Visit Us

Finance & Accounting, Small Business Loans

Which Business Loan Is Right for Your Small Business?

Too many American business owners don’t have the capital they need to grow because they fear lenders will deny their credit applications.

Even when facing financial difficulties, most businesses shy away from debt. A 2016 survey by the Federal Reserve bank, reported that 76 percent of businesses used their own funds to overcome financial challenges. Only 44 percent of businesses facing financial difficulties got a loan.

How do people look at financing for their businesses? Here are some stats.

  • 51 percent of business needing additional funding don’t get a loan to avoid debt.
  • 47 percent of the same group are discouraged by previous credit denials, think it’s too difficult to apply or think applications are too expensive.
  • 27 percent of small businesses turn to alternative online lenders rather than banks in 2017.
  • 39 percent of growing companies (3-5 years old) are looking for funding between $100,000 to $500,000.
  • 53 percent of businesses were approved for an entire loan or line of credit they applied for in 2016.

The good news is it has never been easy for businesses to search for loans and check whether they qualify. There are several sites that offer business reviews and credit tools to see what loans they qualify for without hurting their credit.

How can businesses improve their chances of approval?

There is a lot a business can do to tip approval odds in its favor but let’s focus on two things:

  1. Choose the right lender.
  2. Apply for the right type of loan.

Which lenders have the highest rate of approval?

Community development financial institutions, also known as CDFIs, have the highest approval rate (77 percent) for businesses with an annual revenue of less than $1 million. Larger firms with an annual revenue of more than $1 million have better results (84 percent) with online lenders.

CDFIs are mission-driven financial institutions that are certified by the U.S. Department of the Treasury’s CDFI Fund. They include credit unions, banks, loan funds, and even venture capitalists that have the goal of serving low-income communities.

The catch is not everyone qualifies for a CDFI loan, and there may not be a CDFI in your area. In the Federal Reserve survey quoted above, only 143 businesses had applied for a CDFI loan compared to 1,829 businesses who applied for a small bank loan and 604 that applied with an online lender.

If you are a small business and don’t qualify for a CDFI, which includes most businesses, small banks and online lenders offer good chances of a loan approval. If you’re a larger business (more than $1 million a year in revenue) you have better odds with an online lender (84 percent).

Which loan types have good chances of approval?

The purpose of the loan has a big effect on its approval rate. Auto or equipment loans have the highest approval rates (79 percent), followed by cash advances (72 percent), mortgages, and lines of credit (68 percent).

The reason auto, equipment loans and mortgages have higher rates of approval is they are usually secured by the assets bought with the loans, which make them less risky to lenders. Cash advances have the highest approval rate for unsecured loans, but their interest rates are usually high – which explains why only a small number of the businesses surveyed by the Federal Reserve applied for cash advances.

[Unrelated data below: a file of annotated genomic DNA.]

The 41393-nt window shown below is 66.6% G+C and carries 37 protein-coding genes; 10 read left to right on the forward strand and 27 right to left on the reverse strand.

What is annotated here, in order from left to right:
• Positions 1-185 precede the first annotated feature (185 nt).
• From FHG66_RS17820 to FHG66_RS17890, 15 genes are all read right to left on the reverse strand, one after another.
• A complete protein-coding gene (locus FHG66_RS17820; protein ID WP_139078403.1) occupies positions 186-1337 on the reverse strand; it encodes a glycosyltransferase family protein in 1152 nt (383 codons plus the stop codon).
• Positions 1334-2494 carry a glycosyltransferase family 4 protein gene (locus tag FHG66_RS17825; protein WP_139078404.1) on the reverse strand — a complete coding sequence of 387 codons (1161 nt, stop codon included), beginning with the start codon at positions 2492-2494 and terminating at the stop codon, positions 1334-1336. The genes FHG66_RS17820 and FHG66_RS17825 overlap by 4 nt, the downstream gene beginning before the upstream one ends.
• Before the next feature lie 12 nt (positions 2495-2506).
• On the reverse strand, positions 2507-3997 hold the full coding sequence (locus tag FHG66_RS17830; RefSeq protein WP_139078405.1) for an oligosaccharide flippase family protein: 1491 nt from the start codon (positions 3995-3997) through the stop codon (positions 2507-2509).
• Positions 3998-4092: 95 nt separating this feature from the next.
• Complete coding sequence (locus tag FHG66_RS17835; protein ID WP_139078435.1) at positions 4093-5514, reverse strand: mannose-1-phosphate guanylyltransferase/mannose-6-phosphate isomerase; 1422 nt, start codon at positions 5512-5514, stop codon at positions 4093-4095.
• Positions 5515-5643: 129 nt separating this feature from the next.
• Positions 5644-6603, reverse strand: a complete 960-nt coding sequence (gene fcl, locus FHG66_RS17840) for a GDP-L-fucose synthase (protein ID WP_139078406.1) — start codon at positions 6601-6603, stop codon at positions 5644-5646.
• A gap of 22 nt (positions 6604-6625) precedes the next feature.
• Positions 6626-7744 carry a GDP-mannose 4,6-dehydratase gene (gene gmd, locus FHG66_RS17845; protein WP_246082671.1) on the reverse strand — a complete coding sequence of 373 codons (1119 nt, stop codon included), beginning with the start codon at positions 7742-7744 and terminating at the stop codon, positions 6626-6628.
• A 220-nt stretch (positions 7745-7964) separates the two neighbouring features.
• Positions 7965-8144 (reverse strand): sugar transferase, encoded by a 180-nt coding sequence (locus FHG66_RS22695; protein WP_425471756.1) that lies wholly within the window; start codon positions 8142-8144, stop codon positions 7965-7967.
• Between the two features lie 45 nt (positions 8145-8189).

Lines of credit and traditional business loans are the most common type of loan for businesses. However, lines of credit have a 10 percent higher rate of approval. Small Business Administration loans usually offer the lowest interest rates, but they have a 55 percent approval rate and can take several weeks or even months to process.

Bottom line

There are the two tips you need to remember If you are looking for business capital and you want to maximize your chances of approval:

  1. Apply with online lenders and small banks.

Businesses with an annual revenue of less than $1 million, may want to check if they qualify for a CDFI loan. If you don’t, apply with an online lender or a small bank. Businesses with an annual revenue of more than $1 million have much higher approval rates with online lenders.

  1. Apply for a line of credit if secured loans are not an option.

Auto and equipment loans and mortgages have higher approval rates but they require you to place your assets as collateral. Cash advances have high rates of approval but the interest rates are steep.

Lines of credit also offer high approval rates but the interest rates are much cheaper. Another benefit is you don’t need to borrow a lump-sum, just what you need.

However, SBA loans and traditional loans may be a better option for businesses that have excellent credit and don’t mind waiting a few weeks for funding.

What to do next?

Once you decide what type of loan and lender you need, it’s time to check the eligibility criteria, fees, funding timeline, and rates of each lender. These can vary widely from lender to lender, so investing a little time now can save you a lot of money and frustration in the long run.

Andrew Latham is the content editor at SuperMoney, a financial resource that has helped millions of people get smarter about money. SuperMoney helps consumers compare financial products and services by providing unbiased reviews and guides. SuperMoney can also be found on Facebook and Twitter.

 

Want to learn more about the Kabbage process? Check out these helpful links:

To receive more small business resources, sign up for our newsletter!

email